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Materials and Design 21 2000.

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Effect of cooling rate on dendrite arm spacing DAS/ , eutectic cell count ECC/ and ultimate tensile strength UTS/ of austempered chilled ductile iron
Joel HemanthU,1
Department of Mechanical Engineering, Siddaganga Institute of Technology (S.I.T.), Tumkur-572 103, Karnataka, India Received 4 June 1999; accepted 12 July 1999

Abstract This paper presents the results obtained and the deductions made from a series of microstructural studies and strength tests involving austempered chilled ductile iron which was sand cast using a variety of end chills metallic, non-metallic, water-cooled and sub-zero, respectively.. The effect of cooling rate on the dendrite arm spacing, eutectic cell count and the ultimate tensile strength were evaluated. It was found that the ultimate tensile strength is highly dependent on the rate of chilling which determines the dendrite arm spacing and the eutectic cell count of the material. Attempts were also made in this paper to explain these effects and to correlate the UTS with DAS and ECC. Moreover, it was found that UTS decreases as DAS increases and UTS increases as ECC increases. 1999 Elsevier Science Ltd. All rights reserved.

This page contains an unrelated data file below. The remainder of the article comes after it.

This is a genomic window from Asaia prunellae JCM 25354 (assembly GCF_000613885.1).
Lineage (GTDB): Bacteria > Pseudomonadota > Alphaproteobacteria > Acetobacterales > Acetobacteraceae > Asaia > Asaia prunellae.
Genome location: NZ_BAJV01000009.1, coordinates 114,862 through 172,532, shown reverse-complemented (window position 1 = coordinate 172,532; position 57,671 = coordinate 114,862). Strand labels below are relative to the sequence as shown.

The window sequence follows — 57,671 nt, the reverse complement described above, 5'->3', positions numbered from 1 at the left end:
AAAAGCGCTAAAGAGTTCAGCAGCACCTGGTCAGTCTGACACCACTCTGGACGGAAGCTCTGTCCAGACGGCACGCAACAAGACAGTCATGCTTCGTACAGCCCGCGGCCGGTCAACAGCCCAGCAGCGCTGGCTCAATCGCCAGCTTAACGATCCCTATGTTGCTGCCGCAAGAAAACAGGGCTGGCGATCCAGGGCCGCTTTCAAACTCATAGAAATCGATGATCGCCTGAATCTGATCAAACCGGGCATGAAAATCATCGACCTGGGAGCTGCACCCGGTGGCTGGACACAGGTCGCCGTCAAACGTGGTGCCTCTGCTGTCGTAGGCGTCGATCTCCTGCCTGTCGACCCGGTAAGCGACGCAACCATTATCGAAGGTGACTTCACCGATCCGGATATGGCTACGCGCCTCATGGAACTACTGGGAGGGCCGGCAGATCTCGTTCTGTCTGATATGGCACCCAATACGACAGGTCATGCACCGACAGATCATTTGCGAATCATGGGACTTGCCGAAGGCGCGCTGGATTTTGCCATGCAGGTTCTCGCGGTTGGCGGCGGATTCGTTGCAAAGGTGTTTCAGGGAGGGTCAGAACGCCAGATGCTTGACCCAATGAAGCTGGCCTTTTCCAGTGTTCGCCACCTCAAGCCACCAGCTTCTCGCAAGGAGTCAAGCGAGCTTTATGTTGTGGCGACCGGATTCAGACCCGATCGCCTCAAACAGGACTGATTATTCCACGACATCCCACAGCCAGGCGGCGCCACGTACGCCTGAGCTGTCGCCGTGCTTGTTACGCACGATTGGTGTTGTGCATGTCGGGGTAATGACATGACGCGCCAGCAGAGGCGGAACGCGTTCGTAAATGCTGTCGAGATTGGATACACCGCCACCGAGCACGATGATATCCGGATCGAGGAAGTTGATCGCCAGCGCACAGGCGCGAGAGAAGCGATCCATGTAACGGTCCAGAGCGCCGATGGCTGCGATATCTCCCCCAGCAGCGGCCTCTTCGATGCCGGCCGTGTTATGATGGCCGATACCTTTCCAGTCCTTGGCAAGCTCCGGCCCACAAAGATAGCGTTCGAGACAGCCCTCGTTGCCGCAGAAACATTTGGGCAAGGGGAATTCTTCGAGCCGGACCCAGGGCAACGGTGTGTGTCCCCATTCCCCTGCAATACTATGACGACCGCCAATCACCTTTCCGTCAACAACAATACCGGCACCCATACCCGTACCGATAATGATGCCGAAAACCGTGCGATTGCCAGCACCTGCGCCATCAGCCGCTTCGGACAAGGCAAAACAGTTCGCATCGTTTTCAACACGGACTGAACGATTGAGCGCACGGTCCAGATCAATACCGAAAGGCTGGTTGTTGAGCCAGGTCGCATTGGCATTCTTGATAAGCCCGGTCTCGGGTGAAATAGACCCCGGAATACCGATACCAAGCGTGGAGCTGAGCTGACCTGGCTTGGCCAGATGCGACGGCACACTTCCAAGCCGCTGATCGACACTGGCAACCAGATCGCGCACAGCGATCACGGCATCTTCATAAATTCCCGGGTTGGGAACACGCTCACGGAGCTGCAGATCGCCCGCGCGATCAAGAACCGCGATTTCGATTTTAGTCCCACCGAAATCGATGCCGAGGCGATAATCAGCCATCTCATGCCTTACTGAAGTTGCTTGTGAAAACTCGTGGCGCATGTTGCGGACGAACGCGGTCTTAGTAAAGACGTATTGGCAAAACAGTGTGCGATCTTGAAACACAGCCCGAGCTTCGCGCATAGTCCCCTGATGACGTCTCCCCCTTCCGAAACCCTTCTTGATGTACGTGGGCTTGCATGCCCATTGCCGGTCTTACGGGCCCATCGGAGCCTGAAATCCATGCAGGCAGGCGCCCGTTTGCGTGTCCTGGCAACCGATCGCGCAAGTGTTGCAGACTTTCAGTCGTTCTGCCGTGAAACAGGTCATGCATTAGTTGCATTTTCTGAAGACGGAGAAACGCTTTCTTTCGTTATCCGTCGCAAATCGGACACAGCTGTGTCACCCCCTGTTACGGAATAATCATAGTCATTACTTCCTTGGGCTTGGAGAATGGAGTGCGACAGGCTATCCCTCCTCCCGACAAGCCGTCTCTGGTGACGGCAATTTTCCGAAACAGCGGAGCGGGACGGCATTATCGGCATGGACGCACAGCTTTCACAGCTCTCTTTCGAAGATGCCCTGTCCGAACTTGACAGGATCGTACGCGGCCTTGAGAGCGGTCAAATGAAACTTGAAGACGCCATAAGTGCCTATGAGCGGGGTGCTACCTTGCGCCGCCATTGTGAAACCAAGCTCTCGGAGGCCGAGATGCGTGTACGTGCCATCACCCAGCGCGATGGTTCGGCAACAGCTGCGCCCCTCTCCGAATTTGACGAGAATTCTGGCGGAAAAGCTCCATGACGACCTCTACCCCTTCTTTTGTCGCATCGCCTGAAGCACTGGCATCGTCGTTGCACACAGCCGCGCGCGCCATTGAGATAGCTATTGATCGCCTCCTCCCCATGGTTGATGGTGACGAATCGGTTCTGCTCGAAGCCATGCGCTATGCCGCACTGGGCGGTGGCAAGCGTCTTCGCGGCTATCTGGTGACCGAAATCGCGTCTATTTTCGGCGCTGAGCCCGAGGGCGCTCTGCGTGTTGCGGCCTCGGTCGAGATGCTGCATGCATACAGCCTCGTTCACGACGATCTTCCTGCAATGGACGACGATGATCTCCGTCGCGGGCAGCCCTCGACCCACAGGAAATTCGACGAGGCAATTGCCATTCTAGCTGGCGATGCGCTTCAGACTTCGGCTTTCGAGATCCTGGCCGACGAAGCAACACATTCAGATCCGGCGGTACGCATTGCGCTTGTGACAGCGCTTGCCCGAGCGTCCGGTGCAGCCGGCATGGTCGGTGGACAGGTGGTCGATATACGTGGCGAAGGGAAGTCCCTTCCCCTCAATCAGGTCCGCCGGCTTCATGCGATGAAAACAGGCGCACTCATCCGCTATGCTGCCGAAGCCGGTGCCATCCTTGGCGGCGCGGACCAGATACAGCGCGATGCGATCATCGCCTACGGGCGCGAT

Keywords: Chill; Austemper; Ductile iron

1. Introduction Chills are used by the foundry engineer for the production of quality castings w1x. The use of chills in molds results in controlled directional solidication and forms the required temperature gradient which assists in effective feeding. They also increase the feeding efciency of risers and minimize the formation of hot spots. In recent years austempered ductile iron has attracted much attention because of its high strength, good shock resistance and a high capacity for deforma-

Tel.: q91-816-282-990; fax: q91-816-282-876. Dr Joel Hemanth obtained his B.E. and M.E. degrees in Mechanical Engineering, M.B.A. degree in Personal Management from University of Bangalore and Ph.D. degree from University of Mysore, India. He is currently the Professor of Mechanical Engineering at Siddaganga Institute of Technology, Tumkur, Karnataka, India. Currently he is reading his Post Doctoral studies and his area of research is Metallurgical Sciences.